A top Egyptian court on Monday overturned a decision barring members of President Hosni Mubarak’s former party from standing in a parliamentary election that starts later this month, a move that was cheered by supporters of the now disbanded party.
A lower Egyptian court in the northern Delta city of Mansoura ruled on Friday to ban members of former National Democratic Party (NDP) from running, setting off a string of lawsuits nationwide aimed at removing such candidates from the race.
But Judge Magdy el-Agaty in the Higher Administrative Court overturned the verdict.
Backers of the former party cheered the decision at the court, chanting: “God is the greatest.” Some waved pictures of their favoured candidates.
Many former NDP members have registered to run as independents or on other party lists in the first free election in decades following an uprising that overthrew Mubarak in February.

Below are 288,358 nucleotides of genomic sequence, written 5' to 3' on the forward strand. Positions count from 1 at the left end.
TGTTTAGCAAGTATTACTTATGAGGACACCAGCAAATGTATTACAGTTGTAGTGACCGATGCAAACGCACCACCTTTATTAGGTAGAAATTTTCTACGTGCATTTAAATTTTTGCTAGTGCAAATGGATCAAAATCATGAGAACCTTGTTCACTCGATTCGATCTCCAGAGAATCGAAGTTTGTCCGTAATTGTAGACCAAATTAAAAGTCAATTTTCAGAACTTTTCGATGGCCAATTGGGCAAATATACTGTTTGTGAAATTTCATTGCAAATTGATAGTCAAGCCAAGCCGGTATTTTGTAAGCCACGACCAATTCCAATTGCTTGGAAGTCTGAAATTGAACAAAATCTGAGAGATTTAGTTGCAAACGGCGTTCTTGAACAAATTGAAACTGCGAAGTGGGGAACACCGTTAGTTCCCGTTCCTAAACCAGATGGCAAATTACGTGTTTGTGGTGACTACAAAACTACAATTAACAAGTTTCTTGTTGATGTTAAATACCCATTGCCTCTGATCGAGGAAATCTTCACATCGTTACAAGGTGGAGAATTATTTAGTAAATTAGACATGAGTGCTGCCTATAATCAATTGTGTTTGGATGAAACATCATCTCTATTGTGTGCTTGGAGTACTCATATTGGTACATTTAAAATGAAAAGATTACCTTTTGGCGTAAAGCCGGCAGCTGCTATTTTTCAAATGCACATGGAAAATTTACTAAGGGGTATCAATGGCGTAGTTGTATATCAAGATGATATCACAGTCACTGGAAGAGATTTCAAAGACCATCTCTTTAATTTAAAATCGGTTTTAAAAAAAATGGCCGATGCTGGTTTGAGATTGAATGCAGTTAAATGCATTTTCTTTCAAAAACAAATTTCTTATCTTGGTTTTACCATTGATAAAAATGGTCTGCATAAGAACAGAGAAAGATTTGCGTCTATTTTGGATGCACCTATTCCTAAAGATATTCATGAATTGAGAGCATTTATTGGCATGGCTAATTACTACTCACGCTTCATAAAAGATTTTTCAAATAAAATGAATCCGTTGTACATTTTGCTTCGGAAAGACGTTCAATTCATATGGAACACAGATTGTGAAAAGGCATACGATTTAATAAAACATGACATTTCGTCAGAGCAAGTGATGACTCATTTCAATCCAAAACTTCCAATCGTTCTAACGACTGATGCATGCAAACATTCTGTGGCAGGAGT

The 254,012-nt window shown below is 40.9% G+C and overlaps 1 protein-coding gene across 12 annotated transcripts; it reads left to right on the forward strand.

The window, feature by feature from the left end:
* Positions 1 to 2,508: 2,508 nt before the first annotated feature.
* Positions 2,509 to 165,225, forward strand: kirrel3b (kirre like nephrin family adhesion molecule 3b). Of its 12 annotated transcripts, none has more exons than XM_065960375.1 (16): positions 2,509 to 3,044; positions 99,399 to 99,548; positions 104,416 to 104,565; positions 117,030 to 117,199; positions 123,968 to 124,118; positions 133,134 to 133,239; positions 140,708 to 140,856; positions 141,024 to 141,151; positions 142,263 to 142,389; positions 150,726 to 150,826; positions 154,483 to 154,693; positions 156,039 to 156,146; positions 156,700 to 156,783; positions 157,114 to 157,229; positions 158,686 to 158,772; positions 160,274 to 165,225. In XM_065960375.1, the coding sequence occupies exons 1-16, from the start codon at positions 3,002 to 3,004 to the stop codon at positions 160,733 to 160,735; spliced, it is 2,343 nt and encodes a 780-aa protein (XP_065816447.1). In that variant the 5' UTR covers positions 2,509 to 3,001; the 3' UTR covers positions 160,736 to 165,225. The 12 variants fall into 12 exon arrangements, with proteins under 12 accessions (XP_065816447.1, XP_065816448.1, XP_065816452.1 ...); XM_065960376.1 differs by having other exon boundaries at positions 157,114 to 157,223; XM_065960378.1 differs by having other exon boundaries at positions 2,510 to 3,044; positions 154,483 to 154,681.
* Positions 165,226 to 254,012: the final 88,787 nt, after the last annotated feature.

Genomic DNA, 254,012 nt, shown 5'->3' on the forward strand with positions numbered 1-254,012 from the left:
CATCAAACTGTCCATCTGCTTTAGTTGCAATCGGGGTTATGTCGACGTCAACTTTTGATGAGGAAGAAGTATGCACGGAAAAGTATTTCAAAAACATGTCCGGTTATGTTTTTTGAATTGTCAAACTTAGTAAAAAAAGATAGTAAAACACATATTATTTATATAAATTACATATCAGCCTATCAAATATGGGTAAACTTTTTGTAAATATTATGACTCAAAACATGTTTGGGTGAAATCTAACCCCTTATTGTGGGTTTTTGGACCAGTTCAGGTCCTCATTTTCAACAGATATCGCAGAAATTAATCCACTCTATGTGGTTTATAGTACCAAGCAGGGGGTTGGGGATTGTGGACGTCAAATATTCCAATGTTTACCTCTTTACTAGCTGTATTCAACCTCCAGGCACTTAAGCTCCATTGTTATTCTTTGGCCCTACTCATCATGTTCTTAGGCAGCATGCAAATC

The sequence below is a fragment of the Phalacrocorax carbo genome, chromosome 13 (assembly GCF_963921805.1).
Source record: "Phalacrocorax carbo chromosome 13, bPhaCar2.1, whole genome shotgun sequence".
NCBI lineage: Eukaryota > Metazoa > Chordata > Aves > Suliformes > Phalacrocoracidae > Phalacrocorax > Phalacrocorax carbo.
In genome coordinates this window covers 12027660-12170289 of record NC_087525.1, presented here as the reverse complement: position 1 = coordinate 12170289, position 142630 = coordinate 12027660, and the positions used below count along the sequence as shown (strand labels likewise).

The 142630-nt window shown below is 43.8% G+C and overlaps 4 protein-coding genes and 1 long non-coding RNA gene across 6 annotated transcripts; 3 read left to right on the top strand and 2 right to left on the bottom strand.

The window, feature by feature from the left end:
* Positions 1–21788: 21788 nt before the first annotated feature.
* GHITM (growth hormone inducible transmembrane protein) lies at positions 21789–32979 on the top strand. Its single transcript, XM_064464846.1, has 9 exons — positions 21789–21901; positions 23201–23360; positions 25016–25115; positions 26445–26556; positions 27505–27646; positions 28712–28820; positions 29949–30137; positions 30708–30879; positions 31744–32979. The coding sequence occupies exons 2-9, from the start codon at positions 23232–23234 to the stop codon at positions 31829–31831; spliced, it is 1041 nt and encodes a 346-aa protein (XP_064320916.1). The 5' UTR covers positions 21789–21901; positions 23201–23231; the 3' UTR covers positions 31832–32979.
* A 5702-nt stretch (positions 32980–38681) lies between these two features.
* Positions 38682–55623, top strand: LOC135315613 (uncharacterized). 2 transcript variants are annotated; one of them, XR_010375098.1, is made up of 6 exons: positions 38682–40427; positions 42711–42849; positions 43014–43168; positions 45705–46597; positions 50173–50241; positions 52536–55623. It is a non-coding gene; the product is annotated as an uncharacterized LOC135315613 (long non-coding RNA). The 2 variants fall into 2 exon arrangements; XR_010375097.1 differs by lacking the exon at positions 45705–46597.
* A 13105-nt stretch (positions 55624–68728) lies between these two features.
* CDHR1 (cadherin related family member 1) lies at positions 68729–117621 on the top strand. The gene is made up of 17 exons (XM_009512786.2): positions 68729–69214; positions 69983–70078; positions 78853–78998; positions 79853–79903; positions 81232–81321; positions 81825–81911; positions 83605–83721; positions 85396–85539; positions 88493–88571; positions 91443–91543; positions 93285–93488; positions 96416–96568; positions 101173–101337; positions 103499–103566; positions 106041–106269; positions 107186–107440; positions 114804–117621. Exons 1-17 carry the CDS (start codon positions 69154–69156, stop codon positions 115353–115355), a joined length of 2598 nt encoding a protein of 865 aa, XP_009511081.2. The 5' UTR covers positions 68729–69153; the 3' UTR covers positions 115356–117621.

The first stage of the staggered vote starts on November 28.
Former NDP members have set up at least six new parties and many have older parties, angering activists who want to ensure that those they see as “counter-revolutionary” forces are kept out of the assembly which is tasked with appointing a committee to write Egypt’s new constitution.
Eliminating any members associated with the former ruling party could have meant party lists and candidate applications would have to be reviewed from scratch, disrupting the vote or potentially even delaying it, analysts had said.